Environmental risk/safety assessments of genetically modified (GM) or genetically engineered (GE) plants are based on a broad body of knowledge and experience with the untransformed species (variety, etc.), i.e. familiarity with the conventional crop plant. The intent of a biology document is to describe portions of this body of knowledge directly relevant to risk/safety assessment in a format readily accessible to regulators.

The biology document is not an environmental risk/safety assessment of the species. Rather, the document provides an overview of pertinent biological information of the untransformed species to help define the baseline and scope (the comparator against which transformed organisms will be compared), in the risk/safety assessment of the transformed organism. Biology documents are not detailed crop handbooks or manuals of agricultural or silvicultural practice or economic botany, but rather focus on the biological information and data that may be clearly relevant to the assessment of newly transformed plants.

Biology documents are categorised into several sections. The sections range from species specific information to information on the potential effects of the crop species on human health and biosafety. The information contained in the biology document is essentially an assessment of the information pertinent to the environmental risk assessment from collective peer reviewed sources. In addition, a useful list of references and appendices are usually included at the end of each document.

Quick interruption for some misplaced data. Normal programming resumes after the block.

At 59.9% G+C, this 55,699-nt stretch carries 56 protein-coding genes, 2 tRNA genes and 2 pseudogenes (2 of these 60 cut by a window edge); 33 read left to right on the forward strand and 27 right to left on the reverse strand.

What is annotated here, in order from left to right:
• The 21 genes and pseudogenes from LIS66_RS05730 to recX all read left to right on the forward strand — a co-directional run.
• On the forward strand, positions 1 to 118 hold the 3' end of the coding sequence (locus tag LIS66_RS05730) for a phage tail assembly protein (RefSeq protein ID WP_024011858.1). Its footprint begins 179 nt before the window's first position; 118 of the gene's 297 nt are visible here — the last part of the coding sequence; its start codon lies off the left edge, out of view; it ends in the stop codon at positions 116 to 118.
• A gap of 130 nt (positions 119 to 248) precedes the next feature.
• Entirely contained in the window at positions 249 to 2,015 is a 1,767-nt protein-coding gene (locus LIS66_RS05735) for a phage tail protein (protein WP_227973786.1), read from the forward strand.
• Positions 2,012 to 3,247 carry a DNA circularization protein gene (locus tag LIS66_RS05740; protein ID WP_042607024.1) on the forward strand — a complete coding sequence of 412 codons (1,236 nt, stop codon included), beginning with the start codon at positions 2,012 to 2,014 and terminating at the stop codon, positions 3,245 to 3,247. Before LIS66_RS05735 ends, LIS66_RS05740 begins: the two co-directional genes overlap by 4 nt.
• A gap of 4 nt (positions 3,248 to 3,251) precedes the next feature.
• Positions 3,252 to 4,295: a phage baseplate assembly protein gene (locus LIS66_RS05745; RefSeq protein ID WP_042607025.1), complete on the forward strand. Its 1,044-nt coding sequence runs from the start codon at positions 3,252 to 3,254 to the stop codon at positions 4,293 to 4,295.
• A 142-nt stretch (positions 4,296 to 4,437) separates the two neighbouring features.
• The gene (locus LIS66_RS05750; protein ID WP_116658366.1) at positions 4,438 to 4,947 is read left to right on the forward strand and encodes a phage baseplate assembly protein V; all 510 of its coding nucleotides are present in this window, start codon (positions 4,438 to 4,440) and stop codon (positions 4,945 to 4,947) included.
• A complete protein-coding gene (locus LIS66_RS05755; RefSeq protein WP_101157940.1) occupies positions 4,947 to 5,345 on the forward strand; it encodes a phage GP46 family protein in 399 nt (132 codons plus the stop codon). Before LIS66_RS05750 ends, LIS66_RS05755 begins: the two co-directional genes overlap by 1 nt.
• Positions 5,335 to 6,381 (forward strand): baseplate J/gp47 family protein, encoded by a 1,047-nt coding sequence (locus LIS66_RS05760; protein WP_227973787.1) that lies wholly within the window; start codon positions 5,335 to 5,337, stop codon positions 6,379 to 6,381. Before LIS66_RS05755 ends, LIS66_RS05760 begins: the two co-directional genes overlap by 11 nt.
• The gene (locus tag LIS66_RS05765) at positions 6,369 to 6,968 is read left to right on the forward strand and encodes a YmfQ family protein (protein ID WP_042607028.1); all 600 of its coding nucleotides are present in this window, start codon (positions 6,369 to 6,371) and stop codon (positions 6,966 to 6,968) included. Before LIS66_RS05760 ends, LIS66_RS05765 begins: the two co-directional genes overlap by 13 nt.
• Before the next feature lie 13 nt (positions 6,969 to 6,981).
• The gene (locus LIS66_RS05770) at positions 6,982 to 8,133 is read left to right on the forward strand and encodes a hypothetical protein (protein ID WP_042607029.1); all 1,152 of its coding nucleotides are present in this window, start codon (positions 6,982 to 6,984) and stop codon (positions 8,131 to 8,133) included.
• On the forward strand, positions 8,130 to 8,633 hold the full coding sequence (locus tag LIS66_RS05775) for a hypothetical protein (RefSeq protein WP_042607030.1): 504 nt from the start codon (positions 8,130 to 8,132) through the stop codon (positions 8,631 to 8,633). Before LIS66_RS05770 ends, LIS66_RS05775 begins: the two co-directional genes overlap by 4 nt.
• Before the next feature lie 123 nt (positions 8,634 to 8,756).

Competent authorities such as the Canadian Food Inspection Agency (CFIA) and the Australian Office for the Gene Technology Regulator (OGTR) have developed comprehensive databases on relevant biology documents. The Organisation of Economic Cooperation and Development’s (OECD’s) consensus documents for the work on harmonising the regulatory oversight in biotechnology are probably one of the best resources available to risk assessors.

The OECD’s consensus biology documents relevant to South African GM crops can be accessed directly here:

  1. Maize
  2. Cotton
  3. Soybean